Today was my first day teaching general chemistry at Anderson University. I promise I won’t be reporting on every class session, but I couldn’t resist talking about this one. I started the class with a little demo. Prior to class, I had soaked a Q-tip in a slightly acidic solution of phenolphthalein, an acid/base indicator. In presence of an acid, it is clear. In the presence of a base, it is pink. I used the Q-tip to write the name of the course (Chem 2110) on a large sheet of paper, and it dried clear. I soaked another Q-tip in a solution of potassium ferrocyanide (which is a light yellow color) and wrote my name on the same piece of paper, right over where I had written the course name. It also dried clear. When I set it up, then, the students saw a blank sheet of paper.
I then sprayed the paper with a very weak solution of sodium hydroxide. The base caused the phenolphthalein to turn pink, revealing the class name. It had no effect on the potassium ferrocyanide. I then sprayed the paper with a weakly acidic solution of iron (III) chloride. The acid caused the phenolphthalein to turn clear again, so the course name went away. The iron (III) chloride reacted with the potassium ferrocyanide to bring out my name in blue. I love that demo, and at least a few of the students seemed to appreciate it.
After going over the syllabus and discussing the mechanics of the course, I decided to start by giving one of the best descriptions of science I have ever heard. It comes from Dr. Henry F. Schaefer III, the Graham Perdue Professor professor of Chemistry at the University of Georgia. He is one of the most important chemists of our time, and here is what he says about science:1
The significance and joy in my science comes in those occasional moments of discovering something new and saying to myself, ‘So that’s how God did it.’ My goal is to understand a little corner of God’s plan.
I told the students that as far as I am concerned, that’s what science is all about – figuring out how God did it and trying to understand a small piece of God’s amazing plan for His creation. I then went on to discuss the introductory material for the course.
I was pleased to find out that two of the 61 students in my class had used my high school chemistry book! I wrote that book to prepare students to study chemistry at the college level, and I have received many notes from students, parents, and teachers indicating that it has. It will be interesting to see whether or not these two students have a similar experience.
It looks like the semester is off to a good start!
1. Sheler, J. L. and J.M. Schrof, “The Creation,” U.S. News & World Report (December 23, 1991), pp 56-64.
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11 thoughts on “First Day of Class”
Sounds like a great way to get the students’ attention. My physics professor did things like that to get our attention. Made it lots of fun. My favorite was an egg with a “seatbelt” in a “vehicle” slamming into a wall, vs the egg without a seatbelt.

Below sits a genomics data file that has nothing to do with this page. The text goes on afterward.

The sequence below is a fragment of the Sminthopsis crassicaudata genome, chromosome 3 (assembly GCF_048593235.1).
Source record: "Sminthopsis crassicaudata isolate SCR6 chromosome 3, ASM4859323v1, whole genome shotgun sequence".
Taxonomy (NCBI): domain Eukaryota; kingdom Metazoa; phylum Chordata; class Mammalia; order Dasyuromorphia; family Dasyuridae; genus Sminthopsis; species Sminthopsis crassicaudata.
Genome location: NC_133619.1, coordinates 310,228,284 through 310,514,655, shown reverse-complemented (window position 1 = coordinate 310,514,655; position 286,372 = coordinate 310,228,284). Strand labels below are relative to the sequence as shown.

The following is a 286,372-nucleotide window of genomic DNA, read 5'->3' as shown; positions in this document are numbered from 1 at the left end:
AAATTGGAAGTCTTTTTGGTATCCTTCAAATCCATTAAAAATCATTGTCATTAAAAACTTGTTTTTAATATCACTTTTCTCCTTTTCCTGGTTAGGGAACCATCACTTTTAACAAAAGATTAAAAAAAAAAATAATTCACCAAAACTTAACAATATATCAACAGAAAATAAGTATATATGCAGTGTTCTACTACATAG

We’re loving Science in the Beginning, BTW. In a few years you’ll have to start asking your students if they used that book 🙂
I am so glad you are enjoying the new elementary course, Trish!
You lost me at Q-tip. 🙂
Great opener! Can we buy those items at a local store? Where do you teach?!
Ginamarie, you can’t get them at a local store, but you can get the phenolphthalein, potassium ferrocyanide, and ferric chloride from Home Science Tools, and you can use diluted ammonia for the base and vinegar for the acid.
Fun! My daughter is using your high school chemistry book this year. Have a great year!
Reading about your great intro to chemisty flashed me back to my freshman chem. class at the University of Kansas and Dr. Clark Bricker. He had a chemical “magic” show that he took around which included phenolphthalein in a beaker to which he added things that made it change color and ended up by making it go clear and then drinking it! He also did stunts in class like putting solid sodium in a test tube of chlorine gas and burying it in a box of sand—only to pull out a salt shaker! And the most impressive was the lecture on chain reactions, where he mixed some chemicals, and then talked about the explosion of the ship in the Texas City harbor and had it timed so that when he got to ” and then there was an….” the test tube popped…loudly.
I think your students are going to have a great year with an innovative and thoughtful teacher!
It sounds like you had a great teacher, GRJean!
I would love to get to sit in on one of your lectures! I’m a homeschool grad who used your books and am now a grad student in Chemistry, teaching gen chem 1 (recitation, so it’s lecturing) this semester.
I did recitations when I was a grad student, too, Mary. They are what got me interested in teaching.
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